If mice could cry.
For all its shortfalls, Junction Point’s original Epic Mickey was a project born of inspiration. Visionary Warren Spector managed to create a twisted Disney universe which somehow successfully married beloved Disney characters and places with a subtle sense of horror. It was as much magic as it was nightmare, and that’s a strange interpretation of something as traditionally pure and predictable as Disney charm.
But in spite of its undeniably unique approach, the game was marred by relentless mechanical issues, starting with an infuriating camera system and underscored by otherwise thoroughly mundane gameplay. The black/white choose-your-own-alignment paint/thinner gimmick proved less fulfilling in practice than in concept, thanks primarily to the fact that your decisions ultimately didn’t affect much of anything in the long run. The end result was a game which was certainly enjoyable for its nostalgia and its mature reinterpretations of childhood acquaintances, but which, when stripped of its subject matter and removed from the Disney universe, would have been long forgotten as a thoroughly unremarkable platformer.
You know, I learned long ago, it just makes a lot more sense to hire someone to paint.
Epic Mickey 2 looked to change all of that. Learning from the mistakes of its predecessor, it seemed poised to offer a revised formula that better balanced the paint/thinner system and hopefully would rework the unforgivable camera. And just for bonus points, all of it now takes place in HD. So, is it worth taking another plunge into Wasteland?
You know what they say about first impressions: they’re paramount. Epic Mickey 2 immediately grabs the player with an opening cinematic featuring solid voice acting (something new to the series) and the same great cut scene animation as the original. It’s also got a great sense of humor: the (allegedly) newly-reformed Mad Doctor bursts onto the scene to provide the backstory, but it soon becomes obvious that he is only willing to communicate via song. In fact, he won’t even reply to others unless they, too, sing their dialogue. It’s a promising opening to a game which soon becomes considerably less exciting.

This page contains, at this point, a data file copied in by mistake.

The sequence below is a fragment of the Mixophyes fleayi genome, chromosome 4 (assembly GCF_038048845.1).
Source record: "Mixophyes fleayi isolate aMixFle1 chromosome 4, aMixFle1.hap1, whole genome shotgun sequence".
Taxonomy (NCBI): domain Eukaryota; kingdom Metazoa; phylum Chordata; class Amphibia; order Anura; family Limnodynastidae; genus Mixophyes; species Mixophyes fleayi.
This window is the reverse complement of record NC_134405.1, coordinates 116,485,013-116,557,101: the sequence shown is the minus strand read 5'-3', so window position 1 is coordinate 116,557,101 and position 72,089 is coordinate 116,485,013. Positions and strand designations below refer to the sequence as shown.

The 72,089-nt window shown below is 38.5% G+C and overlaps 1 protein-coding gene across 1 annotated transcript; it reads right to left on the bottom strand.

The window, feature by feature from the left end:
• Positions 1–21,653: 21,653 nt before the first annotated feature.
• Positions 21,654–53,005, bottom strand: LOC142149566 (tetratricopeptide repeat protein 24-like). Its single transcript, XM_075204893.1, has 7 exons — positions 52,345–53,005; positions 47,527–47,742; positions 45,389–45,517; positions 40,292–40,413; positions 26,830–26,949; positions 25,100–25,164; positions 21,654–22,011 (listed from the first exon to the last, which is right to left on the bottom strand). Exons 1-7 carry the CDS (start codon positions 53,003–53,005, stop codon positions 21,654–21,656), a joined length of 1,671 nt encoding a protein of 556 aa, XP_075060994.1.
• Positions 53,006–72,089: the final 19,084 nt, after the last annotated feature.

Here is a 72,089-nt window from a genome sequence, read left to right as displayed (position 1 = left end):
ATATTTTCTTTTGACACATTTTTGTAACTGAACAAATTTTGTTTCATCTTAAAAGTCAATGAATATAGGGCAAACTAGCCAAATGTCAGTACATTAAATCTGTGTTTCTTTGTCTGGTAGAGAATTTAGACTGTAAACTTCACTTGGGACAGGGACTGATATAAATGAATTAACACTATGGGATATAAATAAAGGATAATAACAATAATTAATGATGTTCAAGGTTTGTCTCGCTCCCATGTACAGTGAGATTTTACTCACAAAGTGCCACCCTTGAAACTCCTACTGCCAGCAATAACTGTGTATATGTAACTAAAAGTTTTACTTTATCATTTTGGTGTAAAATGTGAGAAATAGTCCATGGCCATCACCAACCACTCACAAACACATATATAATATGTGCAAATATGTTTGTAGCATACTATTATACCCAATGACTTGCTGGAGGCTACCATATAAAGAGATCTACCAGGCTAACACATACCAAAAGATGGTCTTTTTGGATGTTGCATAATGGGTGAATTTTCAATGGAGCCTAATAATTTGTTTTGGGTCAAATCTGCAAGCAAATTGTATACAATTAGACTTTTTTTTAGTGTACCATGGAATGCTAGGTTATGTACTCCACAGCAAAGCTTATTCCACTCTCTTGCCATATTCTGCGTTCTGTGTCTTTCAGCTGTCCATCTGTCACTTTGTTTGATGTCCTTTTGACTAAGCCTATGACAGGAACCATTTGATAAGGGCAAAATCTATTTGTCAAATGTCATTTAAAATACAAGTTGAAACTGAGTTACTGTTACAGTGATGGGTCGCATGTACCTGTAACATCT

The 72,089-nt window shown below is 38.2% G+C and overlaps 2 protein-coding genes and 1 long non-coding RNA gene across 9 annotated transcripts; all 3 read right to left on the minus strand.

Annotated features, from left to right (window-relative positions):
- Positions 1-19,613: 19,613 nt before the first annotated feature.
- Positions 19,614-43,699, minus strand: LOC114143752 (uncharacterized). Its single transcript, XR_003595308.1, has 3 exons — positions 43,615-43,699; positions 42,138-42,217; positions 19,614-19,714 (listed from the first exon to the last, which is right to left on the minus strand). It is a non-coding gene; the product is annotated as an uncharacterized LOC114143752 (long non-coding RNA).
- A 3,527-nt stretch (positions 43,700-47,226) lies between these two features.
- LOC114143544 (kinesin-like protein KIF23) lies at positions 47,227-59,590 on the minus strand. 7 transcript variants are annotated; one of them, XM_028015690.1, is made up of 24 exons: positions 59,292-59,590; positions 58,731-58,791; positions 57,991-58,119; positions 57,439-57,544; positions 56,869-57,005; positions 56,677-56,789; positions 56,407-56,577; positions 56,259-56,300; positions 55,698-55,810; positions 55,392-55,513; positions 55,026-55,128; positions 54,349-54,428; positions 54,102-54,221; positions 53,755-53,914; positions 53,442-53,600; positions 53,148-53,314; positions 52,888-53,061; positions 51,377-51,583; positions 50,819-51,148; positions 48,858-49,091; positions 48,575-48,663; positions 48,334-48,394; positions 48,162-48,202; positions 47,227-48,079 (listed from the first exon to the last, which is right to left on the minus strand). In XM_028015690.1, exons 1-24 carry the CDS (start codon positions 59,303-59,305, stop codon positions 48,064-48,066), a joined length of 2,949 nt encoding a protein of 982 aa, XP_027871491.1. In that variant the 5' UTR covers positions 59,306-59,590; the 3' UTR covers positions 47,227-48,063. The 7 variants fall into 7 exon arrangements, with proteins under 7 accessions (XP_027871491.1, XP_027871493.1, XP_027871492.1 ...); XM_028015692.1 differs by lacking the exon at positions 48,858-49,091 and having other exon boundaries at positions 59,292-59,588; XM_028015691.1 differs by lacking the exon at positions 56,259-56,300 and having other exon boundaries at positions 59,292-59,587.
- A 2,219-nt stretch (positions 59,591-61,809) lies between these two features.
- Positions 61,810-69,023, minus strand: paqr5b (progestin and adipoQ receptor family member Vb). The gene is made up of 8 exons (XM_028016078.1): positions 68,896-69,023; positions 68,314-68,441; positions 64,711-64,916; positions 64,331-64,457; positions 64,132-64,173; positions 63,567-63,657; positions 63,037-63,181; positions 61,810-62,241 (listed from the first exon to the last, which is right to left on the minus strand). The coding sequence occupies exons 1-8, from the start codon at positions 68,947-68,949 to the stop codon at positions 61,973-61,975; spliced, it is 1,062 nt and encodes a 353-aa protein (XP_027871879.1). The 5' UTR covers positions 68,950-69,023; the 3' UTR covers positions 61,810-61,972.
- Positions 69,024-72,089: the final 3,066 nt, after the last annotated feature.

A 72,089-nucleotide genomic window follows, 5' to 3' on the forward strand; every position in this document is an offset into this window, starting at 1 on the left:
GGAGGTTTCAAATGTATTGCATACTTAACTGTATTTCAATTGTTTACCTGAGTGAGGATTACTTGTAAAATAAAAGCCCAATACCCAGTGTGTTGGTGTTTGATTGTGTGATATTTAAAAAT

But before we elaborate on that point, a quick note about the premise. Epic Mickey 2 sends you back to Wasteland once again to help rebuild it following a series of devastating earthquakes of unknown origin. The rehabilitated Mad Doctor now claims to want to help you—if not simply to try and right his previous wrongs. His Beetleworx robots now crawl the streets in an effort to repair, not destroy, Wasteland.
Oh man, we are WAY past the "E"!
Meanwhile, Mickey has a new companion: none other than Oswald the Lucky Rabbit, who, of course, was the subject of the entire first game. While Mickey’s powers still center on his paintbrush (which, again, allows him to either repaint degraded objects in the environment or “thin” some selective objects out of existence), Oswald’s ability is through electric shock, which he can use to apprehend foes and reprogram consoles to open doors and fix devices. The two progress through the adventure together cooperatively even if only a single player is participating (Oswald is in this case, naturally, controlled by the CPU). It isn’t terribly disconcerting to have to deal with him in single-player mode, but there are moments of isolated frustration when, for instance, you mean to command him to interface with a console but instead end up tossing him into the air (which is inexplicably mapped to the same button).
The co-op gameplay unfortunately isn’t very compelling. It more or less boils down to Mickey dealing with monsters and painting objects while Oswald slows the enemies down and makes his way to the next console to reprogram. Combat is unfortunately frustrating and often just plain bad, consisting primarily of a sequence of 1) Stun, 2) Hit, and 3) Thin or some permutation thereof. Of course, you can once again choose whether to paint or thin, a dichotomy which sometimes results in multiple paths to completing the same necessary objective, but as before, this hardly affects anything beyond the immediate present.